And yet for all the spluttering, splenetic urgency of punk’s lyrics, the music’s calling card is its economy: song brevity, sparse instrumentation, and, quite often, scrawny production; this last may be a financial consideration, an upraised middle finger at the fussily overblown approach of mainstream rock acts, or both. But note how the rudimentary musicianship and unpolished vocalizing in punk tidily aligns with the B-movie production values of much classic noir – and also note how neither punk nor noir is even remotely diminished in the eyes of fans by the absence of gloss.
Similarly, punk lyrics, like noir screenplays, are known for their muscular minimalism. There’s not much straining for figurative language in punk: songwriters more typically shoot for directness – an artistic choice, but maybe a defensive one as well? As many a punk rocker and noir protagonist know, being misunderstood by a cop, a thug, or an overheated hothead can cost a person dearly. That would arguably be a noir protagonist doing the storytelling in the Jam’s “Down in the Tube Station at Midnight,” a first-person account of being on the receiving end of a subway ambush.
Although punk missed the classic-noir era by a couple of decades, having developed its initial head of steam in the mid to late 1970s, some storied punk bands’ names – the Damned, Minor Threat, Gang of Four – could have passed for titles of golden-age noirs; in the case of Vancouver’s D.O.A., their name is the title of a golden-age noir. And it’s not difficult to stumble across a punk song that shares its name with a classic noir: without trying too hard, I can point to “Kiss Me Deadly” (Generation X), “Concrete Jungle” (the Specials), “Born to Kill” (the Damned), “Cry Baby Killer” (the Flesh Eaters), and “No Questions Asked” (again the Flesh Eaters). Not that a lot of early punk bands would have wanted to cop to looking backward for inspiration, and here lies a juicy paradox.
Early punks were determined to face front – “No Elvis, Beatles, or the Rolling Stones,” the Clash insisted in “1977” – because punk was about thinking for oneself, which meant questioning authority, which meant that parents were suspect and their nostalgia smelled funny. And yet the very musicians who wanted to upend the older generation’s traditions were raiding Mom and Dad’s closets. Scads of punk bands have affected the bedraggled-greaser look, at least partly in revolt against the craven excesses (screechy colors, volumized hair) of arena rockers, and here again the Clash deserve special mention. Someone unfamiliar with the band who leafs through the English photographer Pennie Smith’s The Clash: Before & After, a collection of black-and-white photos of the group on tour, would be forgiven for concluding that the book’s provenance is 1953, not 1980: it presents four young men in fedoras, trench coats, slicked-back hair, biker jackets, bowling shirts, suspenders, and the odd straw hat. The Clash’s infighting shortened their career – the self-described only band that mattered lasted about five years in their only lineup that mattered – but they played the long game with their look, a replica of the classic-noir era’s timeless cool.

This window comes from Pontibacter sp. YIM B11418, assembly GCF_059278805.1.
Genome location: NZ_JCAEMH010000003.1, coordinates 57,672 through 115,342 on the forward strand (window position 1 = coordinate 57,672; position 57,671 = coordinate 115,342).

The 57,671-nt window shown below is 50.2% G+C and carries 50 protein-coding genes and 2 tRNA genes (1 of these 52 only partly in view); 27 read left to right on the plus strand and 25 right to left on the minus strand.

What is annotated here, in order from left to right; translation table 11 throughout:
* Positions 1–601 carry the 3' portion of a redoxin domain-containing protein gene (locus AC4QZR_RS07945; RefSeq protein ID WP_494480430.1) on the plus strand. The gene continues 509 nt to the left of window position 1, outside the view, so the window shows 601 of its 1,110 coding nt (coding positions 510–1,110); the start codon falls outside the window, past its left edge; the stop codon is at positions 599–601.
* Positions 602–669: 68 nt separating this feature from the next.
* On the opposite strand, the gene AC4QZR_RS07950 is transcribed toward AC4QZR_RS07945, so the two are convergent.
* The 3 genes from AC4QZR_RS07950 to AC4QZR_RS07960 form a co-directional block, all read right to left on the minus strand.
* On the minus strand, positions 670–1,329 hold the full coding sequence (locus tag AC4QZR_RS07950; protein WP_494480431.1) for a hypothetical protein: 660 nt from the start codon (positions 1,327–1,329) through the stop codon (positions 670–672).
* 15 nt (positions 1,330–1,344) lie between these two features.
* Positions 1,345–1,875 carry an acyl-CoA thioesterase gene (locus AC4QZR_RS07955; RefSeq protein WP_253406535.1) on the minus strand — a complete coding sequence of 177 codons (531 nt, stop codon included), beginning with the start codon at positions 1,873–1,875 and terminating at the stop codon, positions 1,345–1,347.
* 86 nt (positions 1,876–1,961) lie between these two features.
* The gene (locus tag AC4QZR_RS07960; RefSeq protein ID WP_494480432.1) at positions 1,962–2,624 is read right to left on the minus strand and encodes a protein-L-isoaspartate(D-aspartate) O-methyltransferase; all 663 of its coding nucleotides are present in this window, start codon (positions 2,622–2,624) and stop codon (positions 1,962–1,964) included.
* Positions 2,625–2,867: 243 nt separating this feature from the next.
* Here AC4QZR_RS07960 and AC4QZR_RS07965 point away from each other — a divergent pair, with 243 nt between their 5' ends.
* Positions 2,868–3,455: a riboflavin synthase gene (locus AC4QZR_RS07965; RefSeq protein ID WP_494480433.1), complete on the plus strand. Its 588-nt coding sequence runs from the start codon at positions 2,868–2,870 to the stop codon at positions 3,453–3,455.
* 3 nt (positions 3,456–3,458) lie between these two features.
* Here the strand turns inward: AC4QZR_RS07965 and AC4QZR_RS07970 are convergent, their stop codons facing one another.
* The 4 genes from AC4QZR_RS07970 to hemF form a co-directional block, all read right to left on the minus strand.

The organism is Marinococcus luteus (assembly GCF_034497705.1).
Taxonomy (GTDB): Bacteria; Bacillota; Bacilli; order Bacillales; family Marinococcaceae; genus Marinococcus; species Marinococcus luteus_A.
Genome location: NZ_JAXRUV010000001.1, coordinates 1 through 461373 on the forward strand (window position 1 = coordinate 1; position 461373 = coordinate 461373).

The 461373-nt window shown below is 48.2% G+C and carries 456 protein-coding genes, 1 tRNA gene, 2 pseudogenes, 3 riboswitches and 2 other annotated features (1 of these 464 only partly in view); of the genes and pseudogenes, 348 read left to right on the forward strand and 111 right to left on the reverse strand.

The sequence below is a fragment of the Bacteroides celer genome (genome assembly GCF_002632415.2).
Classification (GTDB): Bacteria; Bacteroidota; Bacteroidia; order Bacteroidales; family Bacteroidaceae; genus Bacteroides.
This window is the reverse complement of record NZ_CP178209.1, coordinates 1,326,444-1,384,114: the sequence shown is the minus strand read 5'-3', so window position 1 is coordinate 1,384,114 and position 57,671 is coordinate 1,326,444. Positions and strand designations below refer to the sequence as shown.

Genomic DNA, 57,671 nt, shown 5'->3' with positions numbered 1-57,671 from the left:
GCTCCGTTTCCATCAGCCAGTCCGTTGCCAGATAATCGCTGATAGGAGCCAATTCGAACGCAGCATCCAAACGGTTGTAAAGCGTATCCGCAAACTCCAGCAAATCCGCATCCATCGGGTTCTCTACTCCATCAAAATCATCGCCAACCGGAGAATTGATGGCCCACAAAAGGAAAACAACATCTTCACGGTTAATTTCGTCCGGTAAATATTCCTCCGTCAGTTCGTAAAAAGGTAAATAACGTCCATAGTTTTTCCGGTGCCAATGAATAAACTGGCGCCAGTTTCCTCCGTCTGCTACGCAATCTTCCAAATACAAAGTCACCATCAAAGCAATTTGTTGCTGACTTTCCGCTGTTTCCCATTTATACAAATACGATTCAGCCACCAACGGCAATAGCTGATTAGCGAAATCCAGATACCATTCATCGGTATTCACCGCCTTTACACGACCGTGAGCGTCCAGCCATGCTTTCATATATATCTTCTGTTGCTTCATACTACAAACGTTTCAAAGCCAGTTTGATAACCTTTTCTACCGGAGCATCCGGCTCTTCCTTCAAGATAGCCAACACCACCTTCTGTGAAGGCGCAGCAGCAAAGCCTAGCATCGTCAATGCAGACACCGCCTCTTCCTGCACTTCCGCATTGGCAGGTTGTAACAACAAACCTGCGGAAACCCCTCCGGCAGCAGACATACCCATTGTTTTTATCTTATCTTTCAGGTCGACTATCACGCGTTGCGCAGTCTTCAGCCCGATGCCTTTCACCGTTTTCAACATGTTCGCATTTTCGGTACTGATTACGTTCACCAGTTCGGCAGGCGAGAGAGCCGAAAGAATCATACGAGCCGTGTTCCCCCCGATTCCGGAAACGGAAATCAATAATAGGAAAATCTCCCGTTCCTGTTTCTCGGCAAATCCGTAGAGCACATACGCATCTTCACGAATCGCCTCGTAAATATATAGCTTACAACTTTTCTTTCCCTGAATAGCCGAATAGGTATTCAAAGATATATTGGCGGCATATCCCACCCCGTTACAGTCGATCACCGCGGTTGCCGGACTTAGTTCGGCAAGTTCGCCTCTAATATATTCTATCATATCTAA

By now you can probably guess that if I could crown one band the musical avatar of noir, it would be the Clash, and while I’m mad with power, I’m going to give 1982’s Combat Rock the prize for Noir-est Punk Album of All. Recorded in a pre-Disneyfied New York, Combat Rock leads off with “Know Your Rights,” a mock public-service announcement that outlines the institutional hypocrisy that gets a cop or a fat cat off the hook for murder. “Ghetto Defendant” is a scenic look at the most mean and least clean of drug-blighted streets. The album’s final track, “Death Is a Star,” is an elegy for scary movies, its refrain “Smoking in the dark cinema/See the bad go down again.”
“Dark cinema” is exactly right: Hollywood casts a stardusted pall over Combat Rock. “Sean Flynn” pays its respects to Errol Flynn’s son, a photojournalist who, while on assignment in Cambodia in 1970, was abducted by communist guerrillas and never heard from again. Travis Bickle of Taxi Driver shows up in “Red Angel Dragnet,” as does Lauren Bacall in “Car Jamming” (“I thought I saw Lauren Bacall/Hey fellas? Hey fellas?/Lauren Bacall!”). Of course, the Clash had already honored a golden-age film great on their most hallowed album, 1979’s London Calling. “The Right Profile” is about Montgomery Clift, who starred in Hitchcock’s I Confess and another A-picture noir, A Place in the Sun (1951). Clash front man and bookworm Joe Strummer, who had read Patricia Bosworth’s 1978 biography of the doomed actor, wrote the song’s lyrics, one verse of which is,
New York, New York, Forty-Second Street
Hustlers rustle and pimps pimp the beat
Monty Clift is recognized at dawn
He ain’t got no shoes and his clothes are torn
It could be the opening scene in a noir. And in case it bears mentioning, Clift’s demons weren’t vampires or swamp monsters.